Doing What You Love
Doing What You Love

September 4th, 2013

I’m going to go out on a limb here and assume you’ve probably been asked this question at some point in your life:

“What do you want to be when you grow up?”

How did you answer that question? Six-year-olds give answers like “fireman,” “astronaut,” “president,” or “doctor.” Some people still have the same answer as they get older, but for many people it changes. Later you might hear things like “social worker,” “author,” or “lab technician.”
Did you notice anything about those answers? They’re all professions. Did the original question ask what profession you wanted to hold when you grow up? No, it said, “What do you want to be.” So the implication, then, is that our profession is extraordinarily significant in who we are for the large part of our lives. There’s an interesting point about the source of our identities wrapped up in that, but that’s for a different post.
The point here is that professions are extremely important to us in our lives as a whole. Many people spend 40 (and often very many more) hours each week in the workplace, and many careers last 40, 50, or even 60 years.
If we’re going to invest that much of our lives into something, and if that thing is so important that we let it define a large part of who we are, we want the best we can get. We want to love what we do.
Enter Confucius. Here’s his solution:

“Choose a job you love, and you will never have to work a day in your life.”

I’ve heard this one plenty of times before, and recently I realized that this quote is entirely unhelpful. His conclusion is nice and romanticized, but the problem is choosing a job we love. Sure, if that were so easy we’d all be happy, but the problem most people face today is the struggle in identifying what job we will truly love!
Work, understandably, gets talked about a lot. Here are some different perspectives on work:

“By working faithfully eight hours a day you may eventually get to be boss and work twelve hours a day.”

- Robert Frost


“Work is a necessary evil to be avoided.”

- Mark Twain

Now let’s contrast that with a much more optimistic and encouraging opinion:

“All labor that uplifts humanity has dignity and importance and should be undertaken with painstaking excellence.”

- Martin Luther King, Jr.

Let’s bring in a new idea. Occupation vs. vocation. Defining occupation is relatively straight forward. It’s your job. Vocation, on the other hand, is a bit tougher. In its origin the word specifically referred to a call to ministry. “Vocare” in Latin literally means “to call.” Martin Luther, as part of the Protestant Reformation, argued that a person can be called to more than just ministry. From that point on, then, the meaning of vocation broadened. Now it refers to a strong sense of calling to any particular profession.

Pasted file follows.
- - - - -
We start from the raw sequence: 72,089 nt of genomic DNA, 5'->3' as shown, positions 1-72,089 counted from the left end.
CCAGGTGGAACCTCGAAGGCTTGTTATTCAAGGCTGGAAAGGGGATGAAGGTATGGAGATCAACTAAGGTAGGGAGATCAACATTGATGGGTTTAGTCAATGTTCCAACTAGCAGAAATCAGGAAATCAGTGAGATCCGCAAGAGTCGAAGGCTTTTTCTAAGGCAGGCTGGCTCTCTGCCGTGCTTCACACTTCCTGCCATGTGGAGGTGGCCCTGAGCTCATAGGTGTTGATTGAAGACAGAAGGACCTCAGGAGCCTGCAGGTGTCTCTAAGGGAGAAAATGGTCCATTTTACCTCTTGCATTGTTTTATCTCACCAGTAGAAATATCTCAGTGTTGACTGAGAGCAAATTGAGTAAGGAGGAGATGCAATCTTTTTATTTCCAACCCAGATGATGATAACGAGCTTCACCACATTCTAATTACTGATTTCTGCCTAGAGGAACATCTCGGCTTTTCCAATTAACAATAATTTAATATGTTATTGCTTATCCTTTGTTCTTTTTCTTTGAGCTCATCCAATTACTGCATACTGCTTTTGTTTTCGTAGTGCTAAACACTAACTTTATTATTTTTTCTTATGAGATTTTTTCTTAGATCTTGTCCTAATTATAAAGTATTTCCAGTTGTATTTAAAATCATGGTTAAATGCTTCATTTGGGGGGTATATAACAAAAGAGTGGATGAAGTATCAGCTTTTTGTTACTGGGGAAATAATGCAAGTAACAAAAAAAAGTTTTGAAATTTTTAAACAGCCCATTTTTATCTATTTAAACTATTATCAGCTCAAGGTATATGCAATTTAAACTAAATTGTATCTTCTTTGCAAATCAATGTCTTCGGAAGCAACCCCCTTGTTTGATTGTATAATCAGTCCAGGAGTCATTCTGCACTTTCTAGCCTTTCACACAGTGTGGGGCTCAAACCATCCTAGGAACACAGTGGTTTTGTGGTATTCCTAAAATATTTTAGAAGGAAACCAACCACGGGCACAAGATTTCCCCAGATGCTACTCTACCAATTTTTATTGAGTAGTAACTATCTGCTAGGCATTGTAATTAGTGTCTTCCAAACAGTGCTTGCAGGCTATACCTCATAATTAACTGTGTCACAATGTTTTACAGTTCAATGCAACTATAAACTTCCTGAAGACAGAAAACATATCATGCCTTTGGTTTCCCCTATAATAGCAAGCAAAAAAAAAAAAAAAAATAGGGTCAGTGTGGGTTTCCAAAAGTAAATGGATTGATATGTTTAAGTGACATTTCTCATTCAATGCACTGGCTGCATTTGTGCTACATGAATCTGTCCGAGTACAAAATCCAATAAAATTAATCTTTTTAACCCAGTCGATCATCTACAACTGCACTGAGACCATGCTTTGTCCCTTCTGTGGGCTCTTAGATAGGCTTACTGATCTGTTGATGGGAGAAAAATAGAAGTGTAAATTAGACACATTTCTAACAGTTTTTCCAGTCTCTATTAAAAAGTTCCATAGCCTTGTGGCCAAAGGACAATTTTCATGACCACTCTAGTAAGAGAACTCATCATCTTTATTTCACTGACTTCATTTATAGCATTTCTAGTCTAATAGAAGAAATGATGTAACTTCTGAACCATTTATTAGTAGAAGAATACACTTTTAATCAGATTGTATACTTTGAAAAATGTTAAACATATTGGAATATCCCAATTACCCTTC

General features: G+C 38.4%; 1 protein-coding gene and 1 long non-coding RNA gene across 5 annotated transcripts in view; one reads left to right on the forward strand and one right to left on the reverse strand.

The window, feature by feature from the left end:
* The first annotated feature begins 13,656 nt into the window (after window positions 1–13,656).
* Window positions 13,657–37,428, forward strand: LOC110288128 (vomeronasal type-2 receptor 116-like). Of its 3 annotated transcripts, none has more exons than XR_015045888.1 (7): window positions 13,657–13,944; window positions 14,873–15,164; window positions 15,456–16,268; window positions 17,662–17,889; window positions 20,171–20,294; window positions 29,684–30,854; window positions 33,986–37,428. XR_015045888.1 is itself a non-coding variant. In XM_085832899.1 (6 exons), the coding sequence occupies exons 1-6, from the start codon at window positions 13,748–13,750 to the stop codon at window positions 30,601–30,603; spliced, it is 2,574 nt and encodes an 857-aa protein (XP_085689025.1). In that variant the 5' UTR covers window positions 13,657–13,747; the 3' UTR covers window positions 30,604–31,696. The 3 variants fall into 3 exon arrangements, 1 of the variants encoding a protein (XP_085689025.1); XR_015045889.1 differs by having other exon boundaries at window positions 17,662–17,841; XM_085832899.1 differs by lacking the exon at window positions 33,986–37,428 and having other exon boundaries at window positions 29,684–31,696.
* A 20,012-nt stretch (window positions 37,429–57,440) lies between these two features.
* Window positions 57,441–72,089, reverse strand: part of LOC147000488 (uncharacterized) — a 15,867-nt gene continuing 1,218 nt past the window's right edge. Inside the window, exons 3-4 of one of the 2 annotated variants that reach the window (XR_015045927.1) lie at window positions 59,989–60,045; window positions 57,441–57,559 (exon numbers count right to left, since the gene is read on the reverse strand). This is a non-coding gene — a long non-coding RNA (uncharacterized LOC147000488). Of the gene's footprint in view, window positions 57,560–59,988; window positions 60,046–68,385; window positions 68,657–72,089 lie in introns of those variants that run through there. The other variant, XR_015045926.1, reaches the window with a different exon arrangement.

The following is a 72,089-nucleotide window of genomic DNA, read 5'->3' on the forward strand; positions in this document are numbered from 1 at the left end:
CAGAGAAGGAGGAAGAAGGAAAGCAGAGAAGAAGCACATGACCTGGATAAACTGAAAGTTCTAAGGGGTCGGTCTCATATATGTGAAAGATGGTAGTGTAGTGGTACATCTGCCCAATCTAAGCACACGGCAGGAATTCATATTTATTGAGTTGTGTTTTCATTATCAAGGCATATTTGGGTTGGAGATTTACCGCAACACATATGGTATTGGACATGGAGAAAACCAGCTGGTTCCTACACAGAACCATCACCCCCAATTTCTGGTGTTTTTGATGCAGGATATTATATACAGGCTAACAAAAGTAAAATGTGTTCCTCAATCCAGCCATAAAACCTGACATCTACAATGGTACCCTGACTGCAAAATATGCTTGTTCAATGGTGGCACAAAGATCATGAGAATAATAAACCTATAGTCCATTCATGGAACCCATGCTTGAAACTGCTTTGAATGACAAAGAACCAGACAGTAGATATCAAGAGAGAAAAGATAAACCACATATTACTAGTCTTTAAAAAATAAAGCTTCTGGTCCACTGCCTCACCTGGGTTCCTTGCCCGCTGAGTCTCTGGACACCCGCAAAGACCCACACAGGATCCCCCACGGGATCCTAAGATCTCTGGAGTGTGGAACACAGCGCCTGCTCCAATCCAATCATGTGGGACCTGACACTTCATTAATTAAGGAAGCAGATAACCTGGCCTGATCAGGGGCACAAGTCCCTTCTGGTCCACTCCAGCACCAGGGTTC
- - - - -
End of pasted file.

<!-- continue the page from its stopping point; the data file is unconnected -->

To bring it back to the idea of doing what you love, occupation and vocation, in their relationship, are right at the heart of the issue. If your occupation lines up with your vocation, assuming your vocation is your true calling, you will find yourself doing something you absolutely love. The key, then, is properly identifying our vocation. In that case we’ll know exactly what we are looking for in an occupation.
This is where it gets particularly tough. Identifying your vocation is no small task. In fact, I’d argue many people over-romanticize the idea of vocation. It’s as if we believe one day we will magically discover our vocation, and from that point on we’ll know exactly what work we ought to pursue.
I’m just going to say it: I believe that’s crap. Waking up one day and having a knowledge of your “true” vocation dawning on you and solving all of your problems is unrealistic. Finding your calling is messy business (with just a few exceptions.)
So here’s my challenging question: What if vocation were less about obtaining something that instantly makes up happy and more about learning to love what we are already doing?

Don’t get me wrong; I’m not condoning complacency. If you’re in a job you hate, don’t just stay there and suffer. There is a time and a place for change. That being said, I believe many of us change too much, jumping from one job to the next, one plan to the next, hoping that if we try enough we’ll eventually find the “one.” (Hint: the “one” doesn’t really exist.)
I don’t presume to have the catch-all answer for doing what you love. However, I do want to leave you with a quote:

“If it falls to your lot to be a street sweeper, sweep streets like Michelangelo painted pictures, sweep streets like Beethoven composed music… sweep streets like Shakespeare wrote poetry. Sweep streets so well that all the host of heaven and earth will have to pause and say: Here lived a great street sweeper who swept his job well.”

- Martin Luther King, Jr.

Where have you been called to sweep streets? Maybe finding joy in work is less about waiting for the job to make you happy and more about creating your own joy where you are right now.